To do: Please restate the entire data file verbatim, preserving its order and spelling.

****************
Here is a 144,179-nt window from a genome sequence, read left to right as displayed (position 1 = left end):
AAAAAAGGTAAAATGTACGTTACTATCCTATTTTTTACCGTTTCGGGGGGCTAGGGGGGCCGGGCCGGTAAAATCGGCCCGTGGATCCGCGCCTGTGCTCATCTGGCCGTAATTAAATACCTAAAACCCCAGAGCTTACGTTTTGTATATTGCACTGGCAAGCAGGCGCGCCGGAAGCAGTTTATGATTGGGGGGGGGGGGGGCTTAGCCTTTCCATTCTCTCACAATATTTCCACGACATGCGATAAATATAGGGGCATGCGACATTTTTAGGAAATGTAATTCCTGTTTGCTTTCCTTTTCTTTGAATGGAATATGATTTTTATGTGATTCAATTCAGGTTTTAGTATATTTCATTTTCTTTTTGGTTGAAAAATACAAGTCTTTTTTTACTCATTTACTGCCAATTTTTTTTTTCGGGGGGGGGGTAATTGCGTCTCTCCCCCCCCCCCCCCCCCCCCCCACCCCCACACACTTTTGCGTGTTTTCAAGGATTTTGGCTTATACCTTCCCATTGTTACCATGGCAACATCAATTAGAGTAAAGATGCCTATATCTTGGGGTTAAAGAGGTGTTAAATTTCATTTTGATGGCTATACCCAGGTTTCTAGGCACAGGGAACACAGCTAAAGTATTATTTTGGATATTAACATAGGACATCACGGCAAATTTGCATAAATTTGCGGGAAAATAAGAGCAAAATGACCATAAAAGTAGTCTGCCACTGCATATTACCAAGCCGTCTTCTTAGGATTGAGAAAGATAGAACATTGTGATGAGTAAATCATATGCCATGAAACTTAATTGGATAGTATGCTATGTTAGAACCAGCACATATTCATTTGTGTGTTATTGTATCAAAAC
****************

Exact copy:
Here is a 144,179-nt window from a genome sequence, read left to right as displayed (position 1 = left end):
AAAAAAGGTAAAATGTACGTTACTATCCTATTTTTTACCGTTTCGGGGGGCTAGGGGGGCCGGGCCGGTAAAATCGGCCCGTGGATCCGCGCCTGTGCTCATCTGGCCGTAATTAAATACCTAAAACCCCAGAGCTTACGTTTTGTATATTGCACTGGCAAGCAGGCGCGCCGGAAGCAGTTTATGATTGGGGGGGGGGGGGGCTTAGCCTTTCCATTCTCTCACAATATTTCCACGACATGCGATAAATATAGGGGCATGCGACATTTTTAGGAAATGTAATTCCTGTTTGCTTTCCTTTTCTTTGAATGGAATATGATTTTTATGTGATTCAATTCAGGTTTTAGTATATTTCATTTTCTTTTTGGTTGAAAAATACAAGTCTTTTTTTACTCATTTACTGCCAATTTTTTTTTTCGGGGGGGGGGTAATTGCGTCTCTCCCCCCCCCCCCCCCCCCCCCCACCCCCACACACTTTTGCGTGTTTTCAAGGATTTTGGCTTATACCTTCCCATTGTTACCATGGCAACATCAATTAGAGTAAAGATGCCTATATCTTGGGGTTAAAGAGGTGTTAAATTTCATTTTGATGGCTATACCCAGGTTTCTAGGCACAGGGAACACAGCTAAAGTATTATTTTGGATATTAACATAGGACATCACGGCAAATTTGCATAAATTTGCGGGAAAATAAGAGCAAAATGACCATAAAAGTAGTCTGCCACTGCATATTACCAAGCCGTCTTCTTAGGATTGAGAAAGATAGAACATTGTGATGAGTAAATCATATGCCATGAAACTTAATTGGATAGTATGCTATGTTAGAACCAGCACATATTCATTTGTGTGTTATTGTATCAAAAC